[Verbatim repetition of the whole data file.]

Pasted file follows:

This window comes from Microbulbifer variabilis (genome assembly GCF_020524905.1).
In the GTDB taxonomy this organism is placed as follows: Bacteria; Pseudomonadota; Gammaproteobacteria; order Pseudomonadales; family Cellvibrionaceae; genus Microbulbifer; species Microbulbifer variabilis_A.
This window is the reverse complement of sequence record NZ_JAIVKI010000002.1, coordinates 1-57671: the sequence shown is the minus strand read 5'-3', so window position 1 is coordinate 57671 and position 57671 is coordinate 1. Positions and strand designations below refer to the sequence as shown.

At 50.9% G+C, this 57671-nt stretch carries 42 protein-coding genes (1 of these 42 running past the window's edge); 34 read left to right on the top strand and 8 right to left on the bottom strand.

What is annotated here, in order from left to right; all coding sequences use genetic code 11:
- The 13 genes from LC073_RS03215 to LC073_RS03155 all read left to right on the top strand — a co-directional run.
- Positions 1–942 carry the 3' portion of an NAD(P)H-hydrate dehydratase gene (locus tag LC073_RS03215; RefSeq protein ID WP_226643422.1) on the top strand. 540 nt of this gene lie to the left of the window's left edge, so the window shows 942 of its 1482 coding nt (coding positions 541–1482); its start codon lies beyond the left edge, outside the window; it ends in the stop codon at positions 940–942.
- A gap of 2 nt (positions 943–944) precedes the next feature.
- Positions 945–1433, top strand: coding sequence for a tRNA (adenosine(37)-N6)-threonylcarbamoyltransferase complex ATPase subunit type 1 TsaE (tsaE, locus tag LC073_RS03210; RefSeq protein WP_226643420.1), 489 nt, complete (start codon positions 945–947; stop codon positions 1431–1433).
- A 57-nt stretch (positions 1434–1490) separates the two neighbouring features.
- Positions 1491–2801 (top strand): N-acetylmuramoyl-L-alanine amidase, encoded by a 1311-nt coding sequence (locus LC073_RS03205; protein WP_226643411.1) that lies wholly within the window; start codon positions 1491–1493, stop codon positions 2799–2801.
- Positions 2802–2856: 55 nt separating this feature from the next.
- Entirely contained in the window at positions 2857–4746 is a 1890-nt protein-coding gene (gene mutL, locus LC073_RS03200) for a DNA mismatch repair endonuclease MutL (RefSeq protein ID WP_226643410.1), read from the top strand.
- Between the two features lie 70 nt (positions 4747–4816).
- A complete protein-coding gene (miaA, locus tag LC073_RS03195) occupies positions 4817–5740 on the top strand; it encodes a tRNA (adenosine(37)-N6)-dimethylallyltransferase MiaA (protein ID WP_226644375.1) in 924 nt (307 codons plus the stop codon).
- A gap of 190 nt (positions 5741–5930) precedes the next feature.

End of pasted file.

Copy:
This window comes from Microbulbifer variabilis (genome assembly GCF_020524905.1).
In the GTDB taxonomy this organism is placed as follows: Bacteria; Pseudomonadota; Gammaproteobacteria; order Pseudomonadales; family Cellvibrionaceae; genus Microbulbifer; species Microbulbifer variabilis_A.
This window is the reverse complement of sequence record NZ_JAIVKI010000002.1, coordinates 1-57671: the sequence shown is the minus strand read 5'-3', so window position 1 is coordinate 57671 and position 57671 is coordinate 1. Positions and strand designations below refer to the sequence as shown.

At 50.9% G+C, this 57671-nt stretch carries 42 protein-coding genes (1 of these 42 running past the window's edge); 34 read left to right on the top strand and 8 right to left on the bottom strand.

What is annotated here, in order from left to right; all coding sequences use genetic code 11:
- The 13 genes from LC073_RS03215 to LC073_RS03155 all read left to right on the top strand — a co-directional run.
- Positions 1–942 carry the 3' portion of an NAD(P)H-hydrate dehydratase gene (locus tag LC073_RS03215; RefSeq protein ID WP_226643422.1) on the top strand. 540 nt of this gene lie to the left of the window's left edge, so the window shows 942 of its 1482 coding nt (coding positions 541–1482); its start codon lies beyond the left edge, outside the window; it ends in the stop codon at positions 940–942.
- A gap of 2 nt (positions 943–944) precedes the next feature.
- Positions 945–1433, top strand: coding sequence for a tRNA (adenosine(37)-N6)-threonylcarbamoyltransferase complex ATPase subunit type 1 TsaE (tsaE, locus tag LC073_RS03210; RefSeq protein WP_226643420.1), 489 nt, complete (start codon positions 945–947; stop codon positions 1431–1433).
- A 57-nt stretch (positions 1434–1490) separates the two neighbouring features.
- Positions 1491–2801 (top strand): N-acetylmuramoyl-L-alanine amidase, encoded by a 1311-nt coding sequence (locus LC073_RS03205; protein WP_226643411.1) that lies wholly within the window; start codon positions 1491–1493, stop codon positions 2799–2801.
- Positions 2802–2856: 55 nt separating this feature from the next.
- Entirely contained in the window at positions 2857–4746 is a 1890-nt protein-coding gene (gene mutL, locus LC073_RS03200) for a DNA mismatch repair endonuclease MutL (RefSeq protein ID WP_226643410.1), read from the top strand.
- Between the two features lie 70 nt (positions 4747–4816).
- A complete protein-coding gene (miaA, locus tag LC073_RS03195) occupies positions 4817–5740 on the top strand; it encodes a tRNA (adenosine(37)-N6)-dimethylallyltransferase MiaA (protein ID WP_226644375.1) in 924 nt (307 codons plus the stop codon).
- A gap of 190 nt (positions 5741–5930) precedes the next feature.